College Decisions

College+Decisions

Olivia DesRoches, Writer

Current high school seniors and their families are facing uncertainty in their college decisions this year, as the new Covid-19 virus creates some difficulties. The main concern for families is how they are going to pay for college, as Covid-19 has affected income. This also

includes students applying for college scholarships, since some colleges changed their packages. These financial changes also affect where students decide to go to college geographically, as to whether or not the college is closer to home. 

Many families are concerned about how they will pay for college due to income disruption from Covid-19. 

“[Covid-19] has affected my financial situation as I was only working 4-5 hours between March and July. Unemployment covered most costs with the extended benefits through the cares act but once that ended Unemployment is far below my regular income… [Covid-19] has affected my ability to pay for college as well as possibly impacted my ability to take loans as I have stopped paying several credit cards and my credit will begin to suffer.” says JoAnn Johannessen, a parent of a SWR high school senior. 

Applying and receiving scholarships, especially regarding sports have been affected by Covid-19, and decreased the amount of money students would be able to receive.  “…the money that coaches have to use for scholarships greatly decreased due to [Covid-19]. Many 2021 college graduates who didn’t get to have a senior season are red-shirting and staying another year. They keep their scholarships which takes away from the scholarships that coaches can give to incoming freshmen.” SWR senior, and Wingate women’s soccer ‘25, Lydia Radonavitch. 

The National Collegiate Athletic Association has granted eligibility to current college seniors to play an extra year of fall sports. According to the NCAA website, “Members also adjusted financial aid rules to allow teams to carry more members on scholarship to account for incoming recruits and student-athletes who had been in their last year of eligibility who decide to stay.”

Covid-19 has affected some families financially, which results in their children deciding to go to an in-state college instead of going out of state, as they can claim residency. “Due to the pandemic, my family and I decided that it would be better for me to stay closer to home for college. I was originally looking at colleges down south but since [Covid-19] started I narrowed my list to New York and the states surrounding the state.” says Ashely Borriello, a SWR senior and Adelphi women’s soccer ‘25.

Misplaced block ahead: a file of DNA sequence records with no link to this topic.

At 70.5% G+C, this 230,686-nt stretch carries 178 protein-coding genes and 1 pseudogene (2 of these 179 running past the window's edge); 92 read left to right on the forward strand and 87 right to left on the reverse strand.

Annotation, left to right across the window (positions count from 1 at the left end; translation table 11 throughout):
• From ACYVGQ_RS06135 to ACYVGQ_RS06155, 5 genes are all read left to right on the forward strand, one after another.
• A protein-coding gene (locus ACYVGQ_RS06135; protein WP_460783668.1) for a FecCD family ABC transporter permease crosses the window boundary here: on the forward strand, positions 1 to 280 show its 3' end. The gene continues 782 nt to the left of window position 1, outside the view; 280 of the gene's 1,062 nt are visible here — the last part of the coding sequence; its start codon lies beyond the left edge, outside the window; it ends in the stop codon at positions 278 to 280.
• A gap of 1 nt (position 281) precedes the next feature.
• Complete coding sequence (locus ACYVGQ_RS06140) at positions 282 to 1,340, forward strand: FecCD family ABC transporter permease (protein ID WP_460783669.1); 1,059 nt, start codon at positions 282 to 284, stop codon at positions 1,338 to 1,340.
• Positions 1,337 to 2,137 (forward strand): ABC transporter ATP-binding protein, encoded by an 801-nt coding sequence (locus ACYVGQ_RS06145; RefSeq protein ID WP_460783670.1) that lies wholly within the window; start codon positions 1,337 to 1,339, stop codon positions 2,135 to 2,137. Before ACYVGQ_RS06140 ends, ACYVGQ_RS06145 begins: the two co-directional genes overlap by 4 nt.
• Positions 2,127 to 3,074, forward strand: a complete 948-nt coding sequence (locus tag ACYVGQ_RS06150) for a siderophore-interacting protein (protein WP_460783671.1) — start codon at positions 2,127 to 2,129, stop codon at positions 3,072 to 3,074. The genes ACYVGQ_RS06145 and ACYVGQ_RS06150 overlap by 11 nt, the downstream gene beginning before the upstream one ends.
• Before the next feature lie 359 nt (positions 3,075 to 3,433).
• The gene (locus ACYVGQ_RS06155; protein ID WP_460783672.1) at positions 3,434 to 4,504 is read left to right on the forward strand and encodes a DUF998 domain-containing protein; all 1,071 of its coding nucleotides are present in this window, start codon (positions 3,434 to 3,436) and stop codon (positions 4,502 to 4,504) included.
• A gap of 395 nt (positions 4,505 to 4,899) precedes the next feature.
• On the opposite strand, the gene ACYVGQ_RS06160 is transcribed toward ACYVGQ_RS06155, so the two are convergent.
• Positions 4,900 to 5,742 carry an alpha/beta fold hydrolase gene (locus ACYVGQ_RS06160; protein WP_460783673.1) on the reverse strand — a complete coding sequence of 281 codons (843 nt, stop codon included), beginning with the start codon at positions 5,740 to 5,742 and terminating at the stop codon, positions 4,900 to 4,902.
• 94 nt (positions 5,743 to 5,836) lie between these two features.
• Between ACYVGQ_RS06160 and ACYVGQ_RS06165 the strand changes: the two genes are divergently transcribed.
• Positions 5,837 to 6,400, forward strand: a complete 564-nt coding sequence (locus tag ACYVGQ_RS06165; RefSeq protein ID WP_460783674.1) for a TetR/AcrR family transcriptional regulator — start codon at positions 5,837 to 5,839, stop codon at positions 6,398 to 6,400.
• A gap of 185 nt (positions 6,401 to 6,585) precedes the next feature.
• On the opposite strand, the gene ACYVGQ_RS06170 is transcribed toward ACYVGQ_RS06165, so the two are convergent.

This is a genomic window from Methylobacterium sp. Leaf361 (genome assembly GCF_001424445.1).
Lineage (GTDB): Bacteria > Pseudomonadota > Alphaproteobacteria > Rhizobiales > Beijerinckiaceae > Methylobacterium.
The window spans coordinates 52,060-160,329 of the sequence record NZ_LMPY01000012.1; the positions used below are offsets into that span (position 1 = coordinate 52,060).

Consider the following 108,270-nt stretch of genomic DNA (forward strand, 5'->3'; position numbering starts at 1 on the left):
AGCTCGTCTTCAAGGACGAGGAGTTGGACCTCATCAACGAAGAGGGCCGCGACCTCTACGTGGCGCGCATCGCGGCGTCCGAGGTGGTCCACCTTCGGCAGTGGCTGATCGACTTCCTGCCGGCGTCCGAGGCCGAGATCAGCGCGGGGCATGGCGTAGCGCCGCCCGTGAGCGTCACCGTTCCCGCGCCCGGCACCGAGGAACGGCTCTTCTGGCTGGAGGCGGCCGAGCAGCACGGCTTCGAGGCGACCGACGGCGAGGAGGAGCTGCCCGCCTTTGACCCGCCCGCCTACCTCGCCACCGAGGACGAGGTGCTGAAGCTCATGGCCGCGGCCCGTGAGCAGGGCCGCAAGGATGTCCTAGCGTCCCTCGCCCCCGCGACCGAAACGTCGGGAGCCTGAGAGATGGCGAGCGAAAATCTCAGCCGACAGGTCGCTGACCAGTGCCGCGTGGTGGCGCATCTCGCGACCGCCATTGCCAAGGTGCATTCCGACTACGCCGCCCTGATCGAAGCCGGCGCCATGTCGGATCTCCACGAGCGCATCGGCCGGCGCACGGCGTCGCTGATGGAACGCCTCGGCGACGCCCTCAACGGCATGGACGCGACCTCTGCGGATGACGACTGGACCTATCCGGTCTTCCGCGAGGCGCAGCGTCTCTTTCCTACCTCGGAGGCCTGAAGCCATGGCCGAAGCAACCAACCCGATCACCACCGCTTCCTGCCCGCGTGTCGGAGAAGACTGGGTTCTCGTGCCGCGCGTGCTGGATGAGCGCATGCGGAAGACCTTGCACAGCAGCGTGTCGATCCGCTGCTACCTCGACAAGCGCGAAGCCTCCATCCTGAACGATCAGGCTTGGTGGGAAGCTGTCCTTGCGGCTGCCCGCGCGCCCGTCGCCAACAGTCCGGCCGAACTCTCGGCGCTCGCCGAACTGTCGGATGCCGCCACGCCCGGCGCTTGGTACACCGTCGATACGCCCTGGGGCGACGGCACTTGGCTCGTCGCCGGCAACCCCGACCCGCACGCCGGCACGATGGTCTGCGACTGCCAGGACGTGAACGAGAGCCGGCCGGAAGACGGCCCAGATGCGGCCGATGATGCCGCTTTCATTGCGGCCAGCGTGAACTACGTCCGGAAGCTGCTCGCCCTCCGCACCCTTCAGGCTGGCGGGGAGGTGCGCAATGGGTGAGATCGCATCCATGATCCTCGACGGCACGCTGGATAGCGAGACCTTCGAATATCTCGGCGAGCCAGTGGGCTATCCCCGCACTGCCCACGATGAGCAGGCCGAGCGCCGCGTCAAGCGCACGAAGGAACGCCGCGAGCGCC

Covid-19 might make it possible for some families to receive even more financial aid, if they were eligible beforehand. 

“The financial aid process has not changed. Families still need to apply for financial aid through the same process they always have. However, if a student’s family has been impacted financially by [Covid-19], they can then discuss their specific financial impacts with the financial aid office at each school. This could certainly allow students to receive more aid than they may have before [Covid-19].” says Mr. Rosato, a SWR guidance counselor. 

Covid-19 has caused many complications regarding college applications. Families income has been affected, how families are now going to pay for college is altered, and scholarships that could be granted has changed. There can also be a positive outlook on these changes, meaning a chance for more financial aid and college seniors being able to play another year of sports. This is a year to make whatever happens work the best for you and your families.